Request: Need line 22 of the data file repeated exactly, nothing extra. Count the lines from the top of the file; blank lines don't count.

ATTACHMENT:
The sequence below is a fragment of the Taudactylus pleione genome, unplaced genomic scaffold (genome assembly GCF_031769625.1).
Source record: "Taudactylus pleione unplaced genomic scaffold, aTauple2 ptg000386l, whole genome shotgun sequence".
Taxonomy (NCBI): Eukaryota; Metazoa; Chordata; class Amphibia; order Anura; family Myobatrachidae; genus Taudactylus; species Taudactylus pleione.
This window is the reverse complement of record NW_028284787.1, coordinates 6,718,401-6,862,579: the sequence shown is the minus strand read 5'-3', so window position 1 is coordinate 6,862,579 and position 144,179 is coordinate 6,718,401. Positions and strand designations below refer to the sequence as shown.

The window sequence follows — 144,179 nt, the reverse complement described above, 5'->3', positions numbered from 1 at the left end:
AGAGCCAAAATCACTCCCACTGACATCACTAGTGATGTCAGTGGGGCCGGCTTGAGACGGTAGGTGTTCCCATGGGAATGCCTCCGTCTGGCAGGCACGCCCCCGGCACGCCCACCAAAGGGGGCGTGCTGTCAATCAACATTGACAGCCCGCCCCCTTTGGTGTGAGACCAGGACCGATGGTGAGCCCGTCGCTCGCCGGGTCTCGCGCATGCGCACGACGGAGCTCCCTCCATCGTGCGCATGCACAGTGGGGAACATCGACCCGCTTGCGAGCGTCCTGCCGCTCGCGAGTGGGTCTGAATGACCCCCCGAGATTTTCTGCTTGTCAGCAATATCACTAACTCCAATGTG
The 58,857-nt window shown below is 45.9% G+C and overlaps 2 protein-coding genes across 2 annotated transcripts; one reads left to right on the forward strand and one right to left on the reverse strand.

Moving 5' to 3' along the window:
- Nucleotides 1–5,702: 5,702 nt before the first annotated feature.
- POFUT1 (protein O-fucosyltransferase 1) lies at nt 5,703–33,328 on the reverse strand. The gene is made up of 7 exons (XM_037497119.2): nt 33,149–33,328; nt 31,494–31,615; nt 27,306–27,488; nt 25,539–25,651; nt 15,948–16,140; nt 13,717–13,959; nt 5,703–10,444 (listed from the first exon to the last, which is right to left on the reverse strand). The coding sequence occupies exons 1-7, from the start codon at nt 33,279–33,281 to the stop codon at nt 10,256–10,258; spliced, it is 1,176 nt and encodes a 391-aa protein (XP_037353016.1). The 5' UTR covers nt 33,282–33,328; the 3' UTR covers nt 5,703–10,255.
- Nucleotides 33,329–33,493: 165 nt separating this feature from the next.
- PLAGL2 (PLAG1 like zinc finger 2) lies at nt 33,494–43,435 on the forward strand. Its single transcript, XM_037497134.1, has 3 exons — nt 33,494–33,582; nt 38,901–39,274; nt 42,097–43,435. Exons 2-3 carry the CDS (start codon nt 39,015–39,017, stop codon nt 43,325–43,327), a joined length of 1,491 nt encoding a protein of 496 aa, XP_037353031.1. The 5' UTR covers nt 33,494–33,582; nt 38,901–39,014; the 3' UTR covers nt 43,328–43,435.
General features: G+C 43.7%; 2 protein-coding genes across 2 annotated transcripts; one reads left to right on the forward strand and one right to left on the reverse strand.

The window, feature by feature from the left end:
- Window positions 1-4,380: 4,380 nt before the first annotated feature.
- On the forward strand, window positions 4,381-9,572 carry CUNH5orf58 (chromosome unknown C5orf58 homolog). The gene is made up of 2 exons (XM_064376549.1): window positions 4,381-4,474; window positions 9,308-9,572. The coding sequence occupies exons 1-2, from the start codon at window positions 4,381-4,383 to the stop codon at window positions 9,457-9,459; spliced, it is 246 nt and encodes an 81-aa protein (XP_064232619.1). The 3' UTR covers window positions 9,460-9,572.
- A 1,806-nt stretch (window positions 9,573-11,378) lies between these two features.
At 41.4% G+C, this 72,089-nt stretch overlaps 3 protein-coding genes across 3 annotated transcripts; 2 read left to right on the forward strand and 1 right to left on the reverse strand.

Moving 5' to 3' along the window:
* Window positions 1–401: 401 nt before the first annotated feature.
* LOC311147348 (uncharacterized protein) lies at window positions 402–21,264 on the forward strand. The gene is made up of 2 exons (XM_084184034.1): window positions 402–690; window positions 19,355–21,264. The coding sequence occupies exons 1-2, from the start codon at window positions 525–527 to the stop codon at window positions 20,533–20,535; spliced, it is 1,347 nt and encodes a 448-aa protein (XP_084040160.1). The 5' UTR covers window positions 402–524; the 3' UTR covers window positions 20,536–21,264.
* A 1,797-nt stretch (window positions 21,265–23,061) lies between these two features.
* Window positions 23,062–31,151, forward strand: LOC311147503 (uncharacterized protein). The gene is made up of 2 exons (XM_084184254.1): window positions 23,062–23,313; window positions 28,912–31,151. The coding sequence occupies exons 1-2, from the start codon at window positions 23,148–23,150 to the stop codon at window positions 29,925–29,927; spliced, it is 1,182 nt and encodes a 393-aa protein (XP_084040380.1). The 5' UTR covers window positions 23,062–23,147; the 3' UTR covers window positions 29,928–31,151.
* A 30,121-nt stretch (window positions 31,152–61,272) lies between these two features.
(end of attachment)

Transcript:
* A 1,797-nt stretch (window positions 21,265–23,061) lies between these two features.